This Selected Issues paper and Statistical Appendix provides medium-term estimates of the cost of the government’s current anti-HTV/AIDS policies and programs in Botswana. The paper throws light on the policy challenges that Botswana authorities face in combating the crisis. The findings suggest that the cost of treating HIV/AIDS patients is likely to be high, about 10 percent of GDP, by 2010 (using the baseline estimates). The paper also analyzes Botswana’s approach to medium-term fiscal management.
This Selected Issues paper and Statistical Appendix analyzes economic developments in Botswana during the 1990s. The paper analyzes the growth process during 1982/83–1996/97 by assessing the contribution of capital, labor, and technological progress, both at the macroeconomic and sectoral levels. The paper examines the diversification initiatives undertaken by Botswana and the extent to which diversification and employment creation have been achieved. It provides the background to the unemployment problem, and summarizes Botswana’s policy initiatives to diversify and create sustainable employment.
The staff report for the 2005 Article IV Consultation on Botswana highlights key issues, recent developments, and policy discussions. The authorities are strengthening their structural reform agenda and moving ahead with sector-specific development programs with a view to sustaining annual growth in the 5–6 percent range as targeted in their current medium-term development plan. The authorities recognized the importance of fiscal adjustment to maintaining macroeconomic stability. They have no plans to move away from the exchange rate peg in the near term, but are exploring their options with regard to the monetary policy framework.
This paper discusses 2013 Article IV Consultation highlights slower economic performance and financial risks in Botswana. The output growth is expected to remain broadly unchanged in 2013 as strong nonmining sector growth would offset the subdued mining output. Banks’ high exposure to households and the acceleration in the growth of unsecured lending are, however, potential vulnerabilities. The authorities are advised to continue to bolster their surveillance capacity to monitor financial sector developments and consider implementing macroprudential measures to temper the rate of growth of household borrowing.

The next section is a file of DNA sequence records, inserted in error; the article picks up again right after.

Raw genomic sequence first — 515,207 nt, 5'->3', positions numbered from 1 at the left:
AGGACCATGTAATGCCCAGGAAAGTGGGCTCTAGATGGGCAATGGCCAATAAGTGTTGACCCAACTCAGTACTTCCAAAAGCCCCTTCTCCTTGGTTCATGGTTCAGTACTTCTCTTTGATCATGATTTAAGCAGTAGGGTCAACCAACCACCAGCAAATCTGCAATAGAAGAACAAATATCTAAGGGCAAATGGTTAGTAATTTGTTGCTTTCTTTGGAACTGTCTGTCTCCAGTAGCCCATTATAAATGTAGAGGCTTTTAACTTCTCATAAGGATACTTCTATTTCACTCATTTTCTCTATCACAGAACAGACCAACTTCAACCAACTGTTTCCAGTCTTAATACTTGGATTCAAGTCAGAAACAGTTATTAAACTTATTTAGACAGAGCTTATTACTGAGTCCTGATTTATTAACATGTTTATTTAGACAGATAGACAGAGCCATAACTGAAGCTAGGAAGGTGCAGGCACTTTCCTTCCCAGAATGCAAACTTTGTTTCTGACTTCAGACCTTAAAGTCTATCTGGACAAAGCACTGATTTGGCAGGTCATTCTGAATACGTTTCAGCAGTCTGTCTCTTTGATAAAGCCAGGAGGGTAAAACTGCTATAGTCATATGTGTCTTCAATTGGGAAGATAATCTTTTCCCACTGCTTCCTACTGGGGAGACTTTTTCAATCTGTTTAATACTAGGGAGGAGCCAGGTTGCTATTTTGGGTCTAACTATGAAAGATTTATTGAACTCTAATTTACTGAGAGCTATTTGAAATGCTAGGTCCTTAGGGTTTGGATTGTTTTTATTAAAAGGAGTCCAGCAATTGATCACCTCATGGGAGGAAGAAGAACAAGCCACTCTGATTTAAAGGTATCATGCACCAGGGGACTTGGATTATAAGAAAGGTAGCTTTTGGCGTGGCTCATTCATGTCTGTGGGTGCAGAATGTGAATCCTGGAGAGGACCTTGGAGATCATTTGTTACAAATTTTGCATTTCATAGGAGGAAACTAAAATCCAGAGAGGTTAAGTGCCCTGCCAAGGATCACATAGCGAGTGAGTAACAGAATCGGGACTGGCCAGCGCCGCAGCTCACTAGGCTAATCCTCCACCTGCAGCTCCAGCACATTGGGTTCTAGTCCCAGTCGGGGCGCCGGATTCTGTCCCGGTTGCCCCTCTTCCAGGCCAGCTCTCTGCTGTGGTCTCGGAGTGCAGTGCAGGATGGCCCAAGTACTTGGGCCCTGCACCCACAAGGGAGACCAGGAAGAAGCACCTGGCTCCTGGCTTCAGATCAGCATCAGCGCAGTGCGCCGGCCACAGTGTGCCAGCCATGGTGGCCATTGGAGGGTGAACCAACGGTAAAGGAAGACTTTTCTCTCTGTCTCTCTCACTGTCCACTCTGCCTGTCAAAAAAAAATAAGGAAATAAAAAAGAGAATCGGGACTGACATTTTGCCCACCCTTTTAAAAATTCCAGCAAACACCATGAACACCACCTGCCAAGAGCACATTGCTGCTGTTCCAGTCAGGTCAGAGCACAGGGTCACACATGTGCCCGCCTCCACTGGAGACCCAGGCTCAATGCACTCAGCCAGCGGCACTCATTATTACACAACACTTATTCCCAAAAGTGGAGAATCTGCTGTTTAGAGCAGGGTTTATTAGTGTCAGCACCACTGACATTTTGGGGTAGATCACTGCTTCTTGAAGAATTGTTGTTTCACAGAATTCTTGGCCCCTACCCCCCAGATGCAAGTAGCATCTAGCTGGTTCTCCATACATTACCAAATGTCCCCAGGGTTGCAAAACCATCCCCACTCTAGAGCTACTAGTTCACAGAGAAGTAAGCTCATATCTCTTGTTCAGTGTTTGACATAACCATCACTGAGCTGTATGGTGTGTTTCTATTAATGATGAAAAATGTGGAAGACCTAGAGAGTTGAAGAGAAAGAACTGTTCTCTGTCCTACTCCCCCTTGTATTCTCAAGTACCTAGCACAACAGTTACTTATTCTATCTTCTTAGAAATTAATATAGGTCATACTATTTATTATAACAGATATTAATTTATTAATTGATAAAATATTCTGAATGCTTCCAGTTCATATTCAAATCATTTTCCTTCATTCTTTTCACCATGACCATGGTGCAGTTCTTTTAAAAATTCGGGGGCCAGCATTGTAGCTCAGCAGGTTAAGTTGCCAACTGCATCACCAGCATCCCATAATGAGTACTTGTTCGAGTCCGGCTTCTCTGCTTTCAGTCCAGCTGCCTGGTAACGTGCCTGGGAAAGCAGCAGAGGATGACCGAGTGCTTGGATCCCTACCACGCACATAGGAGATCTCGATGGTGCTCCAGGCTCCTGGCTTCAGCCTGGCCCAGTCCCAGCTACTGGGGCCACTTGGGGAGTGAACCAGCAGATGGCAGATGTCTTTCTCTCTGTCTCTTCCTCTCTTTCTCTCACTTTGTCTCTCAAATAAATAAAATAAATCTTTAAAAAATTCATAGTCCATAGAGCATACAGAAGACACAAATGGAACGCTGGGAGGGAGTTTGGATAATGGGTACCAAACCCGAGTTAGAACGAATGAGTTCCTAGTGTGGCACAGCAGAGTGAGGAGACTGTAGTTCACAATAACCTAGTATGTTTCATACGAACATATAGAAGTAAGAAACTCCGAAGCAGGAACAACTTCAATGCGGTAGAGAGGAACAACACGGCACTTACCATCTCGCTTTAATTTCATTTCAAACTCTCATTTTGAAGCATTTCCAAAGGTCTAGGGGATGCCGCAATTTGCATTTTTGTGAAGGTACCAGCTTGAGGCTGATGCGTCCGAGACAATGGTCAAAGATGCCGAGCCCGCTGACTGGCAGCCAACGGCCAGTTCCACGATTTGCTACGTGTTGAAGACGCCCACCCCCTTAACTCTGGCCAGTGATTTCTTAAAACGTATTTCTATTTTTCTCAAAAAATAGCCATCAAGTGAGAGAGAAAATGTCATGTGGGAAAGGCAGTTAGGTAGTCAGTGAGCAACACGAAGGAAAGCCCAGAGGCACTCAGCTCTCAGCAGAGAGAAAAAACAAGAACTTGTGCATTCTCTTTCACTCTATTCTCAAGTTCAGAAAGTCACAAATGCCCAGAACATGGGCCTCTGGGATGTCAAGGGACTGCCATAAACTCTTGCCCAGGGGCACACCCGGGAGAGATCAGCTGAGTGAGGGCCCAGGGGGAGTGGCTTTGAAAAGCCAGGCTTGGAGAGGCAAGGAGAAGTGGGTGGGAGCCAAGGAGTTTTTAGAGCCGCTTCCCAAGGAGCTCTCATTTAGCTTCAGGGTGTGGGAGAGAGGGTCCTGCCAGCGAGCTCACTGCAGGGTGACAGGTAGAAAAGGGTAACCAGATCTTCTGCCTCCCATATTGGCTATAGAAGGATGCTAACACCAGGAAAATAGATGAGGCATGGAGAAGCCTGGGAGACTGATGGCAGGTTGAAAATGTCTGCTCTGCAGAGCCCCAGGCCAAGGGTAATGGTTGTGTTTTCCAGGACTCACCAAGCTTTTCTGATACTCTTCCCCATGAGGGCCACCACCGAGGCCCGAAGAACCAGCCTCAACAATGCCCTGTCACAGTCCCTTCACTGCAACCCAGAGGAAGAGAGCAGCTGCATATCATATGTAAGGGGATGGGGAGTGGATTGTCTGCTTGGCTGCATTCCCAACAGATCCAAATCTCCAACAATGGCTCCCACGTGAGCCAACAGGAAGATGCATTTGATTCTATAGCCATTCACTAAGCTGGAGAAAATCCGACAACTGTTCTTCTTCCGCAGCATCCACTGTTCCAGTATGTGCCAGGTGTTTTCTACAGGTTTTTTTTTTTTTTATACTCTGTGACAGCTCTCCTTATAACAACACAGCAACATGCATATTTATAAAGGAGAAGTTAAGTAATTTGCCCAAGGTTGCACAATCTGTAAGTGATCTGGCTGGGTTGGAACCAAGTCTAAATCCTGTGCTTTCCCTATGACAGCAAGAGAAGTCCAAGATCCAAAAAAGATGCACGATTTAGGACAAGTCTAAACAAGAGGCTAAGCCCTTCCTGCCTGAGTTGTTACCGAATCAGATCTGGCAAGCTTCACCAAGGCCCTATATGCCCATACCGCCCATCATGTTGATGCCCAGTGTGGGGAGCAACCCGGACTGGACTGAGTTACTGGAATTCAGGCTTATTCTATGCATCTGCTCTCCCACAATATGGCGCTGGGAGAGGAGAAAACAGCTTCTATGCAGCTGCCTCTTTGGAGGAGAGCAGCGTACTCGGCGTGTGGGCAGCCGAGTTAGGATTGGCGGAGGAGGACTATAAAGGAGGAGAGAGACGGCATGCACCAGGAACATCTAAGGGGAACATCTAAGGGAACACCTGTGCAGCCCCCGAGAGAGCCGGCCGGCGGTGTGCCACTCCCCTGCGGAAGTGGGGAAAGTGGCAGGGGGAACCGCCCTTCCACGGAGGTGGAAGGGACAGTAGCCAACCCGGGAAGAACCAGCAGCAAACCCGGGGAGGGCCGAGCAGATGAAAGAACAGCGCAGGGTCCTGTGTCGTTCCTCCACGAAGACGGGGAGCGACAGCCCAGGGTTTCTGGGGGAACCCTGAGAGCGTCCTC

KEY ISSUESSetting: The seeds of good governance and prudent macroeconomic and naturalresources management planted by the Botswana authorities paid off with an impressive increase in the GDP per capita during the last three decades. However, as in many other small middle-income countries (SMICs) in the region, trend growth has softened in recent years, reflecting the decline in the contribution of total factor productivity (TFP) to growth which calls for policies to reduce structural bottlenecks in the economy.Current conditions and outlook: Botswana’s economy remains broadly internally and externally balanced and the authorities’ near-term macroeconomic policy mix is appropriate. Output growth is expected to slowdown in 2014 reflecting partly weaknesses in the non-mineral sector, while inflation is expected to remain within the Bank of Botswana’s (BoB) medium-term objective range of 3-6 percent.Fiscal policy: Staff supports the FY2014/15 budget, which reins in unproductive current spending, while protecting growth-promoting capital spending. Achieving medium-term fiscal consolidation objectives adopted in the budget, would require articulating concrete measures to reduce the wage bill relative to GDP and broaden the revenue base.Financial sector development: Botswana’s banking system is well-capitalized and profitable with relatively low nonperforming loans. Although from a low base, credit growth to households continues to expand at a high rate, which poses potential vulnerabilities for the financial sector. Thus, staff recommends that macro prudential measures be considered to temper the rate of growth of household borrowing. In this context, staff welcomes the government’s emphasis on enhancing greater financial deepening and inclusion, while preserving the stability of the financial system.Reinvigorating growth: Returning to an era of strong growth and accelerating Botswana’s convergence to higher income levels would require policies to reinvigorate TFP growth. These include improving the quality of public spending, notably in public investment projects and education to ensure the transformation of diamond wealth into sustainable assets. The authorities’ efforts to improve the country’s competitiveness, including through reducing the regulatory burden on firms, is also welcomed.Past advice: There is broad agreement between the Fund and the authorities on the macroeconomic policy stance and structural reform policy priorities. Consistent with staff’s advice, the FY 2014/15 budget outlined a framework to reduce the burden of loss- making state-owned enterprises on fiscal resources and propel them toward commercial viability. Furthermore, the budget includes medium-term projections of government accounts, as recommended by staff during past consultations. However, progress towards reducing the wage bill relative to GDP remains modest.